Simon Nkoli attending a rally celebrating his release from jail in London (Photographer: Gordon Rainsford)
Simon Nkoli was part of the generation of South African activists who came into the anti-apartheid struggle during the 1976 Soweto school students’ uprising. Simon was 15 at the time of the Soweto Uprising and was detained by the security police for three months as a result of his involvement in the protests. When the Congress of South African Students (COSAS) was formed in 1979 to organise Black students in secondary schools and technical colleges, Simon became an active member. When he became the Regional Secretary for COSAS in the Transvaal region in 1981, some of his fellow activists questioned whether it was right for a gay man to hold that leadership position. But Simon stayed in his leadership role.
In 1983, Simon joined the (predominantly white) Gay Association of South Africa (GASA) and, through them, formed the ‘Saturday Group’ which was one of the first Black gay organisations in Africa. Until then, the few Black members of GASA had had to travel to white areas of Johannesburg to attend gay events. In contrast, the Saturday Group organised activities for its members in the black townships where they lived. This was an important attempt to make black LGBT people more visible within their own communities.
COSAS played a key role in forming the United Democratic Front (UDF) as a mass movement against apartheid in 1983. The UDF was an alliance of community groups, student groups and trade unions, all united in their opposition to apartheid. Simon quickly became active in the United Democratic Front. In 1984 he spoke at rallies in support of the rent boycotts in the townships. He was later arrested and charged with treason – one of the defendants in the Delmas Treason Trial alongside high profile activists such as Popo Molefe and Patrick Lekota. He refused to hide his sexuality or his history of gay activism during the trial (at first, to the discomfort of some of his co-defendants).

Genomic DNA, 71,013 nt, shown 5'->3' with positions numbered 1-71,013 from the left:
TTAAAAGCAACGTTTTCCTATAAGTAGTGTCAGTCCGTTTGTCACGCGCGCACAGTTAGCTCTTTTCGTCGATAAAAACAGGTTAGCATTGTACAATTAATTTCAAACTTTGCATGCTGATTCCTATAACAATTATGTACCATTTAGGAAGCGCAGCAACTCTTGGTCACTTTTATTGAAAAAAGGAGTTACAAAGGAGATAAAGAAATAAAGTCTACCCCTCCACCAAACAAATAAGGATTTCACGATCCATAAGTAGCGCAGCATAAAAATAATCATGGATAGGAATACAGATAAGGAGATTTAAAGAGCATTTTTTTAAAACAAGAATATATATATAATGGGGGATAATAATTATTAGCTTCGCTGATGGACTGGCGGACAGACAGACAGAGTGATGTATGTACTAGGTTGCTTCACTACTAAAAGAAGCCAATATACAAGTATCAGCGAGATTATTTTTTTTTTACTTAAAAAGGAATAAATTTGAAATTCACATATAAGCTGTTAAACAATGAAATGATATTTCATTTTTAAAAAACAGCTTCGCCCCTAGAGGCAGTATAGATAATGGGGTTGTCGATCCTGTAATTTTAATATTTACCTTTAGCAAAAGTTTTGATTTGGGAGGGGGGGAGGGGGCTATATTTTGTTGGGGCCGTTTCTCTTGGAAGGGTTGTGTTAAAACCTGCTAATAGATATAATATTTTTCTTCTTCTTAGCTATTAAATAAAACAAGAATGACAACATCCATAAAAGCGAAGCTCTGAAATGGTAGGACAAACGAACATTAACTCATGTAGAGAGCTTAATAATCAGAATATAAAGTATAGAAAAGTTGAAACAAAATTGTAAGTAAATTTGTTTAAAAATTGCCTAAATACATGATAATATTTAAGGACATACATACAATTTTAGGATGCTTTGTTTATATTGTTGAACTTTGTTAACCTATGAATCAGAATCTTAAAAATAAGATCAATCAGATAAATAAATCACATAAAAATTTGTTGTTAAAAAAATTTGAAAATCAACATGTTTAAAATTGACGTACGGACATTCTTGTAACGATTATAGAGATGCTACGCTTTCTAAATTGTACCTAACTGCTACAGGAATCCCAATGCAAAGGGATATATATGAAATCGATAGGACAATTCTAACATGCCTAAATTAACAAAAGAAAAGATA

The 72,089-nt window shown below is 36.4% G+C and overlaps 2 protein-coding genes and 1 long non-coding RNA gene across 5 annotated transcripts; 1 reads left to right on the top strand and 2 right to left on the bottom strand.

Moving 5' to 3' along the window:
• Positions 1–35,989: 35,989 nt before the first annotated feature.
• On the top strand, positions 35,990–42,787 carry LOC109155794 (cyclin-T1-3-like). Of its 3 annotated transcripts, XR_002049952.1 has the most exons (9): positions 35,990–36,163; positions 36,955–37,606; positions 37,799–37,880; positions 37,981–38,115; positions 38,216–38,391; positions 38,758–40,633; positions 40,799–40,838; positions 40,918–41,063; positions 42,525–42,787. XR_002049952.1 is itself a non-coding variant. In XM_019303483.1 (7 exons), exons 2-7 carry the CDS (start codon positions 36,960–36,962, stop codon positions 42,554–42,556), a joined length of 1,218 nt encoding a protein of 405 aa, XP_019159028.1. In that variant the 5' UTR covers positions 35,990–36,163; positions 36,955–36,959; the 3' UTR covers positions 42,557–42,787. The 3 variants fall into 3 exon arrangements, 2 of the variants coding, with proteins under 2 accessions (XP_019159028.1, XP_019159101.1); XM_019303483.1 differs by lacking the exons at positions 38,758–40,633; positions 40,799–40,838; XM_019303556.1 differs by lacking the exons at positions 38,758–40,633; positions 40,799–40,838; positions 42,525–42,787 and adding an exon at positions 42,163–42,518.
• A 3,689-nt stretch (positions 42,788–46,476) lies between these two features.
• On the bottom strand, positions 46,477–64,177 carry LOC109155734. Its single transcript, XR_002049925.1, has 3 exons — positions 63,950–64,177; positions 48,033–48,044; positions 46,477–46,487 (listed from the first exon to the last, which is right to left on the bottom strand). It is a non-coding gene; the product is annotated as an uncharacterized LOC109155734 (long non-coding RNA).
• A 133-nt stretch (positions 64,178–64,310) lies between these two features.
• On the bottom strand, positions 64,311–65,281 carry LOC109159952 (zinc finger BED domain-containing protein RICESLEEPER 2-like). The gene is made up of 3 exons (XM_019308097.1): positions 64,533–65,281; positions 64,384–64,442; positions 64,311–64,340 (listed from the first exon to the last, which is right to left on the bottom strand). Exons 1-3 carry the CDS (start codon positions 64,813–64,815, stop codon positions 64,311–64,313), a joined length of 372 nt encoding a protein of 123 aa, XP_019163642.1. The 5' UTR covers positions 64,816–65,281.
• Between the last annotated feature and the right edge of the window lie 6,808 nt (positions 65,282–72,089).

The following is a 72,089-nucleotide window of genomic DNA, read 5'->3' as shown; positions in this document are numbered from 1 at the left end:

The Delmas Treason Trial was one of the largest and most significant trials of anti-apartheid leaders in South Africa during the 1980s. As a result, the 23 defendants in the trial received a lot of support and solidarity from the international anti-apartheid movement. Because Simon Nkoli stood trial as a proud Black gay man, many LGBT groups and individuals around the world became involved in anti-apartheid campaigning. In December 1986, while he was still in prison, Simon received over 150 Christmas cards from gay anti-apartheid campaigners in Britain and the Netherlands. This level of support helped persuade his co-accused that Simon was not putting them all at risk during the trial. However, Simon was also adamant that international support just for himself, making him a special cause due to his sexuality, was not helpful and could do more harm than good – he wanted the international gay community to stand in solidarity with all the defendants. He was eventually found not guilty in 1988, released from jail and returned to anti-apartheid and LGBT campaigning.